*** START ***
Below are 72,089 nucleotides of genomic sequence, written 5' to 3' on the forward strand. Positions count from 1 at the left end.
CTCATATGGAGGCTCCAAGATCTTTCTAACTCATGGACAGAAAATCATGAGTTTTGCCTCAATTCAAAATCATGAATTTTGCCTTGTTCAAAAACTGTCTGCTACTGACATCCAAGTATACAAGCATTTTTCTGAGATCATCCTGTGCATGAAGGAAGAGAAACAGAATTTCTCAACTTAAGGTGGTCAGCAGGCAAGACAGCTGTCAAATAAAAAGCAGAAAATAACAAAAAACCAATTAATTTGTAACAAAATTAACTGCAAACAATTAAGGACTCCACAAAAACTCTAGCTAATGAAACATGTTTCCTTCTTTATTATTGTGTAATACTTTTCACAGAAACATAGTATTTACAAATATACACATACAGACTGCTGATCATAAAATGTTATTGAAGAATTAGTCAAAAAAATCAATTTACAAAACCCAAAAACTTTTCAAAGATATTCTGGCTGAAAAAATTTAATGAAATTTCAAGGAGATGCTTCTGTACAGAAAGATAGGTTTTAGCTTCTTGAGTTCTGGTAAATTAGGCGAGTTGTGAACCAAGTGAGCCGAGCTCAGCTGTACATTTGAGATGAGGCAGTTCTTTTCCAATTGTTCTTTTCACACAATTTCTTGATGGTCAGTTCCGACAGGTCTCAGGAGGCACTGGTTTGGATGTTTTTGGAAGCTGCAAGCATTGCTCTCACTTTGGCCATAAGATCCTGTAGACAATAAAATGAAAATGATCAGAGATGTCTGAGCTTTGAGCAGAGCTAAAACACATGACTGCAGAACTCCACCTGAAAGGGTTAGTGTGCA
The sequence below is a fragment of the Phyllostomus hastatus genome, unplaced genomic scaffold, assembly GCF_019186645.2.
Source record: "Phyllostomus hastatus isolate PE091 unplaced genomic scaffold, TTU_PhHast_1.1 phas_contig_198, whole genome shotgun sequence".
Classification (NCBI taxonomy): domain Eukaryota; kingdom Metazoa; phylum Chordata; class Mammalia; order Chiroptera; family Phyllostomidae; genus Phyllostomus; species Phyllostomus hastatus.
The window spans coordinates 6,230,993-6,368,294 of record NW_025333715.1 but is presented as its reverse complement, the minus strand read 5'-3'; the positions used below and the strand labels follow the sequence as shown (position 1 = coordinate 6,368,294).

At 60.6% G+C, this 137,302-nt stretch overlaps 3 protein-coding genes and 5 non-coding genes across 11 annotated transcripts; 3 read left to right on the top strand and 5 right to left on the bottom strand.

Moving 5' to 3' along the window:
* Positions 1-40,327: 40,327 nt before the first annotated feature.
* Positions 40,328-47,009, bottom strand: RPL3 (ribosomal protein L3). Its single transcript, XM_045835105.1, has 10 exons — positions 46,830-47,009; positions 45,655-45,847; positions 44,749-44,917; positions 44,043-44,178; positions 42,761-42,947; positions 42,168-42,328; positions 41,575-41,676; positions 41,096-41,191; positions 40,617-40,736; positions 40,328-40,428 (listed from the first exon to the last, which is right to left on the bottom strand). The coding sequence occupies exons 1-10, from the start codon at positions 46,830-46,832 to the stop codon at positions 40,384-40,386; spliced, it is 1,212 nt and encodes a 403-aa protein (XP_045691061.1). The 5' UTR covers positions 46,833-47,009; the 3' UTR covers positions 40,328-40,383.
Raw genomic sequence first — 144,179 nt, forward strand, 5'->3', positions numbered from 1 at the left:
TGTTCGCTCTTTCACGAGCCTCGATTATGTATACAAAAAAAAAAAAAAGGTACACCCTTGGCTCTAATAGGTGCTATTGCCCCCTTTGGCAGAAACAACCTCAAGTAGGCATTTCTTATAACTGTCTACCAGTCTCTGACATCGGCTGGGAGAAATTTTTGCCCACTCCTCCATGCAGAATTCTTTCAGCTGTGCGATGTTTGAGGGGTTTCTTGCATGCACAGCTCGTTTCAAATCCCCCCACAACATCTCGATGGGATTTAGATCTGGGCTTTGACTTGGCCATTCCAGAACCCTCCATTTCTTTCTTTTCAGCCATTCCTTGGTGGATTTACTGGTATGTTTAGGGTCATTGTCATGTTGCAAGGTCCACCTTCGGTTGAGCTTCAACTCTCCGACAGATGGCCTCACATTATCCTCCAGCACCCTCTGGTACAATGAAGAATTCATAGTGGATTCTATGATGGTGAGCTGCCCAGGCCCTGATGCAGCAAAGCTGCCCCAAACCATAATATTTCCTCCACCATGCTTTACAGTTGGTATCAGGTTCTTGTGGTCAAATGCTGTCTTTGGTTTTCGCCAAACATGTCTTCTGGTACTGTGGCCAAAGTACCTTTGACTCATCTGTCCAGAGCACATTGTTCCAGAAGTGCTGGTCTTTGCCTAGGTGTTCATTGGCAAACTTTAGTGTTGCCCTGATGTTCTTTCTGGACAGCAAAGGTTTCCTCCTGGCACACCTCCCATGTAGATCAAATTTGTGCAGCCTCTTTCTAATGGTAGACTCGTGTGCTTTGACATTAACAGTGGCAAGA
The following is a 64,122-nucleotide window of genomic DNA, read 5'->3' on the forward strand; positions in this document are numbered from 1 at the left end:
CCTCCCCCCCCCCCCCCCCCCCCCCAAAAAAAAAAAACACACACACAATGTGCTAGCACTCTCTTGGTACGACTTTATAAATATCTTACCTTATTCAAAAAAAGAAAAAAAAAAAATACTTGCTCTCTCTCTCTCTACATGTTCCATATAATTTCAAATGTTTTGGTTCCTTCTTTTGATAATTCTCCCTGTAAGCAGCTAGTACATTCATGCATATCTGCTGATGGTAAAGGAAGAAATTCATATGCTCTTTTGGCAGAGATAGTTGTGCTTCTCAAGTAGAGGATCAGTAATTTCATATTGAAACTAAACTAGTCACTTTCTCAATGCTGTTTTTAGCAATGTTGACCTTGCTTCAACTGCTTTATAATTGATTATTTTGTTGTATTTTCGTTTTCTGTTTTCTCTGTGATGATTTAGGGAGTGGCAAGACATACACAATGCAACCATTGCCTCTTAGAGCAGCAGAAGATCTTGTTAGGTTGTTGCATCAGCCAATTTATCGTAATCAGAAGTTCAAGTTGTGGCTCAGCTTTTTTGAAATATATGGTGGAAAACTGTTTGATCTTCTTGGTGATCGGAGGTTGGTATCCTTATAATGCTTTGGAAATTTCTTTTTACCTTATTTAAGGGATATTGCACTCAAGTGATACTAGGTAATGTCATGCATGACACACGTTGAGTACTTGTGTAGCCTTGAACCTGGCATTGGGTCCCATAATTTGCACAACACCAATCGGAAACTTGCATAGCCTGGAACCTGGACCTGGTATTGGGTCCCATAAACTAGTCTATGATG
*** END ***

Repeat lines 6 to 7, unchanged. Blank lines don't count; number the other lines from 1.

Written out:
The window spans coordinates 6,230,993-6,368,294 of record NW_025333715.1 but is presented as its reverse complement, the minus strand read 5'-3'; the positions used below and the strand labels follow the sequence as shown (position 1 = coordinate 6,368,294).

At 60.6% G+C, this 137,302-nt stretch overlaps 3 protein-coding genes and 5 non-coding genes across 11 annotated transcripts; 3 read left to right on the top strand and 5 right to left on the bottom strand.